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This is an article from the June Bulletin Issue written by Chris Ramshaw, Director, Hazardous Area Technical Training.
As an industry we have all witnessed or will have known someone who has put the wrong fuel in their vehicle. More often than not this occurs from distracted drivers instinctively picking up a nozzle and fuelling before they realise what has happened. These drivers, already flustered and frustrated, will find themselves speaking to site staff and asking them what to do next, who should they call how much will it cost etc. Who this person calls could range from a specialist fuel drain company all the way down to a local guy that the site operator knows who can come out with a pump and jerry can that he has bought from ebay.
Historically there hasn’t been a recognised symbol of quality that forecourt operators and the public could rely on. This is why the Roadside Fuel Recovery Standard (RFRS) was formed. A group of likeminded professionals recognised that there was no specific standard of vehicle that was being used to carry out fuel drains, and operators had various levels of training with some having no formal training or understanding of the hazards posed by fuel. This resulted in some operators performing extremely dangerous works on forecourts placing the public and other drivers at risk. Not only were they putting people at risk by the drain operations, but some would even take the fuel back to their homes where they would decant it and store it in back gardens or sheds.
To become a member of the RFRS, operators must meet a range of requirements ranging from the type of equipment that is used in the fuel drain process, the level insurance that they hold along with their staff holding an accredited SPA Mis-Fuel Passport. Unlike some operators in the marketplace the RFRS members do not give cash incentives to station operators, as this can lead to unscrupulous operators thinking of how to line their pockets rather than making sure that the stranded motorist is assisted by a competent professional.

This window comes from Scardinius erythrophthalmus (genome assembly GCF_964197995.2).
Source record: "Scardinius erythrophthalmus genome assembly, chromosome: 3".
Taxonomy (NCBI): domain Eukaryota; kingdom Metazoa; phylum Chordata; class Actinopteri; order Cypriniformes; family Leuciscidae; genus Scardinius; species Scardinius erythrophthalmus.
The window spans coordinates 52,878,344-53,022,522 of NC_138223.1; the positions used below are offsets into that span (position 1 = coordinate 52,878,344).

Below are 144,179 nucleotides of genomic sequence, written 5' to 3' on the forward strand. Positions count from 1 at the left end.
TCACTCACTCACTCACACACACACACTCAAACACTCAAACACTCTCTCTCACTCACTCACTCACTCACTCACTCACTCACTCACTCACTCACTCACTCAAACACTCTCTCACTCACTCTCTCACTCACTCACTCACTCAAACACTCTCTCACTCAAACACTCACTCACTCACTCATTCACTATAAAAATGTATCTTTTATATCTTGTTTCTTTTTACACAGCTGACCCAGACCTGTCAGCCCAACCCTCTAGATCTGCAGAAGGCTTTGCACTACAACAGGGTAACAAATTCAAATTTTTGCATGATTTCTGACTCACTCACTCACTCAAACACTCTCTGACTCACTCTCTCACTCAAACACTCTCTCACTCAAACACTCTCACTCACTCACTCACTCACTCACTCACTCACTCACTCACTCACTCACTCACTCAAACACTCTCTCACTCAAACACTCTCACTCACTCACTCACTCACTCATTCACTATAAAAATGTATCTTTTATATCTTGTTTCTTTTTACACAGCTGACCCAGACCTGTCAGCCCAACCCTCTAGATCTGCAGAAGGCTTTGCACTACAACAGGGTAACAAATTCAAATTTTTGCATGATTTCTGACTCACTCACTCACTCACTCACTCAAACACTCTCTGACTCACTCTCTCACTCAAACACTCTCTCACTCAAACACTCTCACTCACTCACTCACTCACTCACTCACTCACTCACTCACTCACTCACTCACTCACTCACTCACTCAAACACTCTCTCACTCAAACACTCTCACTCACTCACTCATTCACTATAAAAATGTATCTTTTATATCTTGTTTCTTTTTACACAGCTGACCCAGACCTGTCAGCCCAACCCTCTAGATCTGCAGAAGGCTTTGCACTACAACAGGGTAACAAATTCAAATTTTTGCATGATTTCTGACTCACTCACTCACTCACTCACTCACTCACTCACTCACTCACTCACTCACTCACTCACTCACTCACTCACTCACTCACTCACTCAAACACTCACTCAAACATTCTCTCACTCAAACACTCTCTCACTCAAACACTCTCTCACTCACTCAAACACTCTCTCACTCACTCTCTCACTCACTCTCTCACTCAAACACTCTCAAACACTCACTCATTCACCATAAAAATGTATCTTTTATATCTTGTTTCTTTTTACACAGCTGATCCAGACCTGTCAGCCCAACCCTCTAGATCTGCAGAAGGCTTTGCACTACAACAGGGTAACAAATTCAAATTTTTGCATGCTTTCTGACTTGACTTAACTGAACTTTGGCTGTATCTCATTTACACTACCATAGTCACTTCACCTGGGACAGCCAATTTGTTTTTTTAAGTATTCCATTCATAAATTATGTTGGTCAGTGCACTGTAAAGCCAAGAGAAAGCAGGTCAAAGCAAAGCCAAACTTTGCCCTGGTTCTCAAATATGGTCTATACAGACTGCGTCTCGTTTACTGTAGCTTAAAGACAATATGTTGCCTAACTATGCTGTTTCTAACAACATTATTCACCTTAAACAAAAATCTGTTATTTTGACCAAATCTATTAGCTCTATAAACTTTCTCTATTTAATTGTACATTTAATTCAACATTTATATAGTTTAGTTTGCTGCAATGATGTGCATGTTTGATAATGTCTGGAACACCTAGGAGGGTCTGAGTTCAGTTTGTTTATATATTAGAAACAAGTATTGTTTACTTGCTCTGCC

When a forecourt operator signs up to work with the RFRS they get the piece of mind that any motorist who is unfortunate enough to mis-fuel will be dealt with in a professional way which will reflect positively for the station operator. The driver simply has to call the nationwide call centre on 03449 791 011, and after speaking with one of the specialist call handlers a local RFRS technician will be dispatched to the driver. All the fuel that is recovered is disposed of at a licensed premises where it can be safely stored and disposed of preventing any danger to the public or the environment. There is no cost for station operators to sign up to the RFRS, and all that is asked is that they display the RFRS information, so site staff know who to call in the event of a mis- fuel on site.
If you would like to become one of the growing number of station operators that are no longer willing to have unsafe fuel recovery agents working on their site contact us at the RFRS and we will welcome you to the team. Simply email us at firstname.lastname@example.org or visit our website www.rfrs.org.uk for more information.
Read more articles like this in the APEA Bulletin. Become a member today.